None of us are pure white doves, but we are all compañeros: corruption and the remaking of democracy in post-revolutionary Nicaragua Public Deposited

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  • March 21, 2019
  • Parson, Maya Chloé
    • Affiliation: College of Arts and Sciences, Department of Anthropology
  • This dissertation examines the meaning of corruption in the context of contemporary Nicaraguan political history, including the neoliberal economic and political reforms of the 1990s and early 2000s and the new socialism of re-elected Sandinista President Daniel Ortega. Based on ethnographic research with community and municipal leaders, civil-society organizers, and former and current Sandinista party supporters, I examine popular feelings, ideas, and practices about political corruption. I argue that Nicaraguan sentiments about corruption have resulted in a post-revolutionary redefinition of the meaning of politics, one that challenges historically constructed notions of leadership, participation and democracy. I begin by examining how - in the context of the perceived corruption of Sandinista revolutionary ethics and the concomitant corruption scandals surrounding anti-Sandinista leaders - some Nicaraguans have come to reject party and other forms of official politics because they see such politics (la política) as synonymous with corruption. I then look ethnographically at how anti-corruption efforts and political reforms promulgated by neoliberal policymakers - which typically emphasize individual autonomy and responsibility, political pluralism, and non-partisan democratic participation - resonate for many Nicaraguans, including many Sandinistas and former Sandinistas. At the same time, however, I show how powerful tensions continue to exist between the ideals of revolutionary socialism and peoples' experiences of post-revolutionary neoliberalism. I suggest that Nicaraguan community and political leaders, such as those I studied in the city of León, are attracted to the purification of official politics seemingly offered by neoliberal policies, but have reworked and transformed - indeed, corrupted - such politics, creating at times paradoxical hybrid political cultures that simultaneously invoke and critique the spirit of the Sandinista revolution and the democratic liberalism of neoliberal ideology.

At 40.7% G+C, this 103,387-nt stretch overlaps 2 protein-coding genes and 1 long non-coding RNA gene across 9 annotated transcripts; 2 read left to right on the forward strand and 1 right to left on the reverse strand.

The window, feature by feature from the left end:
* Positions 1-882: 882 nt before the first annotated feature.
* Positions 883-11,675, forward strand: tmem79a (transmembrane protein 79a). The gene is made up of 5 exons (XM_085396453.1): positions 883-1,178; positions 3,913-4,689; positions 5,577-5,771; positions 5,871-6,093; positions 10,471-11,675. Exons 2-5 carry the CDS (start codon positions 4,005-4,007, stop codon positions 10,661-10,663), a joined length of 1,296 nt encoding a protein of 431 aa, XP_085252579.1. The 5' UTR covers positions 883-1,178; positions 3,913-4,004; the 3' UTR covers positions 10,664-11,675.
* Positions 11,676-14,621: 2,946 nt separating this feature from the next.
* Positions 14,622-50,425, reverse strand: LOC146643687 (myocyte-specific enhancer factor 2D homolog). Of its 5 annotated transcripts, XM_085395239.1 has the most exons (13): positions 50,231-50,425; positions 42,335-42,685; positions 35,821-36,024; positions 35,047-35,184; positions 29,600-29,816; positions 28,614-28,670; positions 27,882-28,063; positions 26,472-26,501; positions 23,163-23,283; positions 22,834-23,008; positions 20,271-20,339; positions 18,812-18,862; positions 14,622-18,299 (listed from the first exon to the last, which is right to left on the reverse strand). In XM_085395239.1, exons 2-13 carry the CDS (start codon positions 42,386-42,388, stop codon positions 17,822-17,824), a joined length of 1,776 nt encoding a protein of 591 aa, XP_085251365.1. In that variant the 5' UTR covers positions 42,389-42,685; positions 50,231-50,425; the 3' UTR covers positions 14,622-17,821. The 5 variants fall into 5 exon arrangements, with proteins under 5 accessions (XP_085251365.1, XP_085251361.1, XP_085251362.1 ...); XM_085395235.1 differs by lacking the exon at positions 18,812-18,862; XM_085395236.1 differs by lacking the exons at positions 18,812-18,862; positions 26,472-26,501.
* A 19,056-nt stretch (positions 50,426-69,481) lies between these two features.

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  • Cadena, Marisol de la
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  • University of North Carolina at Chapel Hill
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